August 27, 2018
Africa has changed since the time of Roosevelt, but it is still a place of adventure.
The epic 1909 journey of Theodore and Kermit Roosevelt is often considered the beginning of the great days of African hunting and the first use of the word "safari" as we think of it. By then, most of Africa had been explored and mapped and almost all of her major species identified to Western science. The Roosevelt party was not the first to go "out to Africa" on essentially an extended hunting vacation, but the fanfare that surrounded the Roosevelt safari — and African Game Trails, T.R.'s subsequent book — really did launch the safari industry. Philip Percival, one of the young guides, turned full-time professional after the Roosevelt safari and, in time, became known as "the dean of professional hunters."
The Roosevelt safari may have been the beginning of a golden age of African hunting, but exactly when this special period ended is less clear. The date often suggested is the closure of Kenya in 1977. Without question, this was a major blow to the safari industry, but it wasn't the only nail in the coffin. We tend to forget that Tanzania closed hunting first, in 1973 (to reopen in 1981). In the 1970s, political unrest drove hunters out of Angola, Mozambique, and Chad, and then Sudan in 1983.
Those were dark days, and predictions were dire. Fortunately, African wildlife and hunting are more resilient than we had thought. Of the countries mentioned, only Angola, Kenya, and Sudan remain closed. What really happened is that the safari industry moved south, and southern countries developed their wildlife. The inexpensive "plains game safari" hardly existed in the 1970s. Today, Namibia and South Africa host more than 50 percent of the continent's 20,000-plus annual hunting safaris. However, they are just two of the more than twenty sovereign African nations that offer hunting opportunities for visitors. Some come and go. Gabon has reopened for the 2018 season, but many of Africa's hunting countries have been open continuously for decades, with hunting placing value on wildlife and creating incentive for conservation.
The Rise and Fall of Wildlife
Most African countries have indigenous rarities, localized subspecies not found elsewhere. There are antelope in places such as Angola and Sudan that haven't been hunted for a generation, but remnant populations are still there, awaiting rediscovery and husbandry. Certainly, some important African species, including elephant, lion, and black rhino, have been seriously reduced since the 1970s, but it's important that we never forget Kenya's elephants and rhinos were nearly wiped out by poaching gangs after sport-hunting was closed. The greatest loss to African wildlife in the last half-century has been the extermination of desert antelope on the fringes of the Sahara. In 1975, addax, dama gazelle, and scimitar oryx were once plentiful (and huntable), but they were eradicated by warring factions and are now considered extinct in the wild.
Collectively, continent-wide, there is much more hunting opportunity in today's Africa than existed in Kenya's final season. In Namibia and South Africa wildlife has increased at least twentyfold since 1970, largely due to efforts on private land and because the safari industry has placed value on wildlife. I'm not a gloom-and-doom guy, and it's not unthinkable that the golden age of African hunting is happening right now.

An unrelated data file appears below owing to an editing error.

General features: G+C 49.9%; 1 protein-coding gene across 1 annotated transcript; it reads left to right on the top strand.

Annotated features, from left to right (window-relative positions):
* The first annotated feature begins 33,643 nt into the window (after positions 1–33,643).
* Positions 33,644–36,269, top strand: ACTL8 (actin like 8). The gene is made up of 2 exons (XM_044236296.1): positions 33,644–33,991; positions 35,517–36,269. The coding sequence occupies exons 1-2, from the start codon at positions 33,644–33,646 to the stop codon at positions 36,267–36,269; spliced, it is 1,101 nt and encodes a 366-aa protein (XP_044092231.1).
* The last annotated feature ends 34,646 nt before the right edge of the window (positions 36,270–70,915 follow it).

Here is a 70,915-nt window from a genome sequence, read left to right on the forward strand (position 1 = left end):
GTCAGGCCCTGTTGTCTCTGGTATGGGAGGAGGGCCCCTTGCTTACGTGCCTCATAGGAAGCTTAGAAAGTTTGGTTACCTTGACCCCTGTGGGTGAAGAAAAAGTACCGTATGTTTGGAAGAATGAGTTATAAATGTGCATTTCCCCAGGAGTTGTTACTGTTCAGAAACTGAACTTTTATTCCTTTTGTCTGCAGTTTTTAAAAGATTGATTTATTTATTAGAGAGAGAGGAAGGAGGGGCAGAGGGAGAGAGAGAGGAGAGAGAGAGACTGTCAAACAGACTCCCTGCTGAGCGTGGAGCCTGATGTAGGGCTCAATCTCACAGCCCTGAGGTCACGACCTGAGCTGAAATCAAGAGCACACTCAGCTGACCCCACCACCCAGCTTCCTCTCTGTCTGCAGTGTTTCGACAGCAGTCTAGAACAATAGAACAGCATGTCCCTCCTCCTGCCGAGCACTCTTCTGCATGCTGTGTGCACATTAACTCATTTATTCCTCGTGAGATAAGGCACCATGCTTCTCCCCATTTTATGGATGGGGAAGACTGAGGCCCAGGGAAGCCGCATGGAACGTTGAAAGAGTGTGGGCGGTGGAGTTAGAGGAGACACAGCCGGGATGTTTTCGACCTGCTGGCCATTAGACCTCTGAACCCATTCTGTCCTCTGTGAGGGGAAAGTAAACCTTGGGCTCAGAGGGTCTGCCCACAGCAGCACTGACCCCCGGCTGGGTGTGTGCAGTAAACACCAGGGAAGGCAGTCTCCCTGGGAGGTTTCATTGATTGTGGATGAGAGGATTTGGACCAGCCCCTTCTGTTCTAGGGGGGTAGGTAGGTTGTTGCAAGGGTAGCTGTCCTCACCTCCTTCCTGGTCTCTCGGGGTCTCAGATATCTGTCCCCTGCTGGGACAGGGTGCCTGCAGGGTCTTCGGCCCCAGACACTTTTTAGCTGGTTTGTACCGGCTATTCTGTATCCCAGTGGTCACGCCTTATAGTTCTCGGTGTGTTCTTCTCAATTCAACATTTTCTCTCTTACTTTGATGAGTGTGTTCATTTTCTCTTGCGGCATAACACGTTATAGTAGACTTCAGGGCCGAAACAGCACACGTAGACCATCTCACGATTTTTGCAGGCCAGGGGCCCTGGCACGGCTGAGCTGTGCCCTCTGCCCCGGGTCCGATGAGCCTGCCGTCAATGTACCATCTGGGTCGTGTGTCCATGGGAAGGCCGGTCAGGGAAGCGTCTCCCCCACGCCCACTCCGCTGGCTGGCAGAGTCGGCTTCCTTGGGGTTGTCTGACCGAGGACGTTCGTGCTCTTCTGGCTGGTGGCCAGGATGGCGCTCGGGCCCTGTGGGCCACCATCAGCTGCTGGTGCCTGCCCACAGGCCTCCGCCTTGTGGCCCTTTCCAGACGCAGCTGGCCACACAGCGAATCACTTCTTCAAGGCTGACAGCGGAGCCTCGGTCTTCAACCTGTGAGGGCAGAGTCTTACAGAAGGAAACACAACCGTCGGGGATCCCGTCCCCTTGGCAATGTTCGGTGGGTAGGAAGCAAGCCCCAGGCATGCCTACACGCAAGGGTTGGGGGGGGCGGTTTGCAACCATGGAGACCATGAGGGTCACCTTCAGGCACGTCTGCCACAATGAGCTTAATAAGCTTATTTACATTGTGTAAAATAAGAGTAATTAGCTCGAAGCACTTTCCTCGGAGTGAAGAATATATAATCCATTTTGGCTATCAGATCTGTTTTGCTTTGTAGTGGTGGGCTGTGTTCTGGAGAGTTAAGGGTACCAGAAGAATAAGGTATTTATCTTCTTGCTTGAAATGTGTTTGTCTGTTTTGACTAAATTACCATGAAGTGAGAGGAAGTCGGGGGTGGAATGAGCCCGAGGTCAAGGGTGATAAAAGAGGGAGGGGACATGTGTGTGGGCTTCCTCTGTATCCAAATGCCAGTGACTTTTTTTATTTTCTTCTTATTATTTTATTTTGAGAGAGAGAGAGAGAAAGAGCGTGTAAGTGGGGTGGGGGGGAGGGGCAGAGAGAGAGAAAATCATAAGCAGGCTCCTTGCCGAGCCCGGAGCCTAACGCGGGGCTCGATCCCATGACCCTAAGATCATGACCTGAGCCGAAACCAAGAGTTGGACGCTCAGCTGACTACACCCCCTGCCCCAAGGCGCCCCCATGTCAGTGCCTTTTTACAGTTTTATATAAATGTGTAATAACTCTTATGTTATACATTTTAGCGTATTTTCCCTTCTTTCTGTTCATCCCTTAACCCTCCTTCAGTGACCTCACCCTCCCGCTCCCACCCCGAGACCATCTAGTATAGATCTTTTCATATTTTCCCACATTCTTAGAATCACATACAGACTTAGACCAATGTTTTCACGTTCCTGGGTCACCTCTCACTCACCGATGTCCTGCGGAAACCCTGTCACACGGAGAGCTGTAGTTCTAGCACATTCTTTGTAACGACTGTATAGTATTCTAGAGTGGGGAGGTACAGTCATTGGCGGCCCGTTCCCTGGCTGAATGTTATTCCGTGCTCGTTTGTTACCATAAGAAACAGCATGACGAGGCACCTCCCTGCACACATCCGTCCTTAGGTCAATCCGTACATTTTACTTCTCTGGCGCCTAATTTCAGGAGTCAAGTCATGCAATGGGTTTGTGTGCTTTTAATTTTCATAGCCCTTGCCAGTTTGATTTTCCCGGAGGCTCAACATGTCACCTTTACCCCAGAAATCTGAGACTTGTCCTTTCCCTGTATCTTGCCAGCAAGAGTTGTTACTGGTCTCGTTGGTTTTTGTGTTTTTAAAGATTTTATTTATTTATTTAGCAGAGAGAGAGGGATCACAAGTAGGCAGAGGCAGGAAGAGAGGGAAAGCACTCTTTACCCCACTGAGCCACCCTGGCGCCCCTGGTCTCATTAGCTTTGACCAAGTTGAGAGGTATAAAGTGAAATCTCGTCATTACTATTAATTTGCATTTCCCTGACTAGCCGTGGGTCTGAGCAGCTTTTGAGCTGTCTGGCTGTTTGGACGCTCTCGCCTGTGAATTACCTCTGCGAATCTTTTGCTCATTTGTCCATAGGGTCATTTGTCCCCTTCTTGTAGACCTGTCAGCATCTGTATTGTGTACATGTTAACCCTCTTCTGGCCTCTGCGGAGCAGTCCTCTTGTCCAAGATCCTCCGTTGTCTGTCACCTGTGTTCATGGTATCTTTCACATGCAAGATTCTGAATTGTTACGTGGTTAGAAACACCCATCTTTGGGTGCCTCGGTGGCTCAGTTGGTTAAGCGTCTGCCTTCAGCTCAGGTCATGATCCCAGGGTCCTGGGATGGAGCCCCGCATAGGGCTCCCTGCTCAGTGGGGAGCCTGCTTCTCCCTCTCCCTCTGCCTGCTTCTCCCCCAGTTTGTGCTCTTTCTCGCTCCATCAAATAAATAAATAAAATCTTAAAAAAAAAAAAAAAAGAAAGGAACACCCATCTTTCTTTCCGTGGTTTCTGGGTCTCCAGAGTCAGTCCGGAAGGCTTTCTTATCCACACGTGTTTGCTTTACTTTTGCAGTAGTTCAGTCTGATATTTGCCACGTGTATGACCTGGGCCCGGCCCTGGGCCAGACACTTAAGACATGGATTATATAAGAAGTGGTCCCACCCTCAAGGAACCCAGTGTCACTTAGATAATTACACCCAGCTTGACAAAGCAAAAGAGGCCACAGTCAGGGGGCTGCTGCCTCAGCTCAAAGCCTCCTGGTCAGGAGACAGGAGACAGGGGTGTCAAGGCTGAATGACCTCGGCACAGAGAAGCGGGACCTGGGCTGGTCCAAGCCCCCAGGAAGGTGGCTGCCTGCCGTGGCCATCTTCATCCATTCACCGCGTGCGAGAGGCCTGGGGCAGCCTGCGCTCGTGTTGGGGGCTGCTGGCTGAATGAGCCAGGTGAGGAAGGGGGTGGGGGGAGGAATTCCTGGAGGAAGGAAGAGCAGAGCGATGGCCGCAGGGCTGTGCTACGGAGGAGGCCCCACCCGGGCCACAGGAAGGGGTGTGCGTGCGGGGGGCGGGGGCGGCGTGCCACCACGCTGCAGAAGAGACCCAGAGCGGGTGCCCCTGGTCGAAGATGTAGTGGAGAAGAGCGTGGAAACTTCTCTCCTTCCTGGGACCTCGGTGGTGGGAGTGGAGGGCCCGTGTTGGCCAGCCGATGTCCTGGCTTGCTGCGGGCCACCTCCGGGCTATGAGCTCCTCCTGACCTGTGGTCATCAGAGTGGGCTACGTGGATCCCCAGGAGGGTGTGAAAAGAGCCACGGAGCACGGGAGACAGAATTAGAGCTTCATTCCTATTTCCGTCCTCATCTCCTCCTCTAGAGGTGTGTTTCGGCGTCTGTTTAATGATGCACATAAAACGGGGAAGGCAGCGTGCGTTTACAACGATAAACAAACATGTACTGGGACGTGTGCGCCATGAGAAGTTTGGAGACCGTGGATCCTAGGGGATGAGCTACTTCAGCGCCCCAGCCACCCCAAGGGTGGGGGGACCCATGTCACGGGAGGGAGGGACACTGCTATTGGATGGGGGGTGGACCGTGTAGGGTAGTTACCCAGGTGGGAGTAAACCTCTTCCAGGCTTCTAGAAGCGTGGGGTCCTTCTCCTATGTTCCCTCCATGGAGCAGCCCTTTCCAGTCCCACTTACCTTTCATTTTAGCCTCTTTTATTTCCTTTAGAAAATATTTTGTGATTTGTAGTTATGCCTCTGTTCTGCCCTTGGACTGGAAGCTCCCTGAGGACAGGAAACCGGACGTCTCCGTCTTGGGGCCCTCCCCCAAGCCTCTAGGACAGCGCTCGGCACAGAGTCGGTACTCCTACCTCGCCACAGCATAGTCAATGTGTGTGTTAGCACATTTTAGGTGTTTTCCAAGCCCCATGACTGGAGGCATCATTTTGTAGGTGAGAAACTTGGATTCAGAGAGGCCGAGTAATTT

The Last of the "Great White Hunters"
But if safari began with Roosevelt, then perhaps it ended on January 20, 2018, with the passing of John Henry "Harry" Selby (1925 — 2018). After the Roosevelt safari, Percival guided many royals and tycoons, but he launched into worldwide fame as Ernest Hemingway's professional hunter on the 1933 safari that gave us Green Hills of Africa. In 1945, at the end of World War II, a young Harry Selby apprenticed under Percival. He was thus the last living link to the Roosevelt safari. Although just one of many young PHs mentored by Percival, Selby acquired worldwide renown as Robert Ruark's professional hunter in Ruark's 1953 bestseller Horn of the Hunter.
Never fully comfortable with fame, Selby consistently maintained that he was just one of many competent hunters, but he enjoyed a remarkable career. He pioneered the opening of then Bechuanaland, now Botswana, in 1962, eventually moving to Maun in northeast Botswana. Most unusually, Selby conducted safaris for more than 50 consecutive hunting seasons. Neither he nor any of his clients were ever injured by dangerous animals or by accident. Humble and self-effacing — but full of great stories — Selby was the real deal as well as a truly nice guy. Although he had been retired for several years, my Africa will not be the same without him.
It is true that African hunting has changed as I've witnessed through the years. We think of golden age safaris as a time when Africa was a limitless wilderness, where safaris could pick up in Nairobi and wander across Kenya, perhaps drop down into Tanganyika or up through Uganda and all the way to Sudan. Safaris were much longer then. The Roosevelts' nine-month odyssey was unique, but even in my time a 21-day safari was minimal; today's common 10-day safari was unheard of. Permanent camps were unusual, lodges unknown, and at least two or three of the Big Five were commonly on license.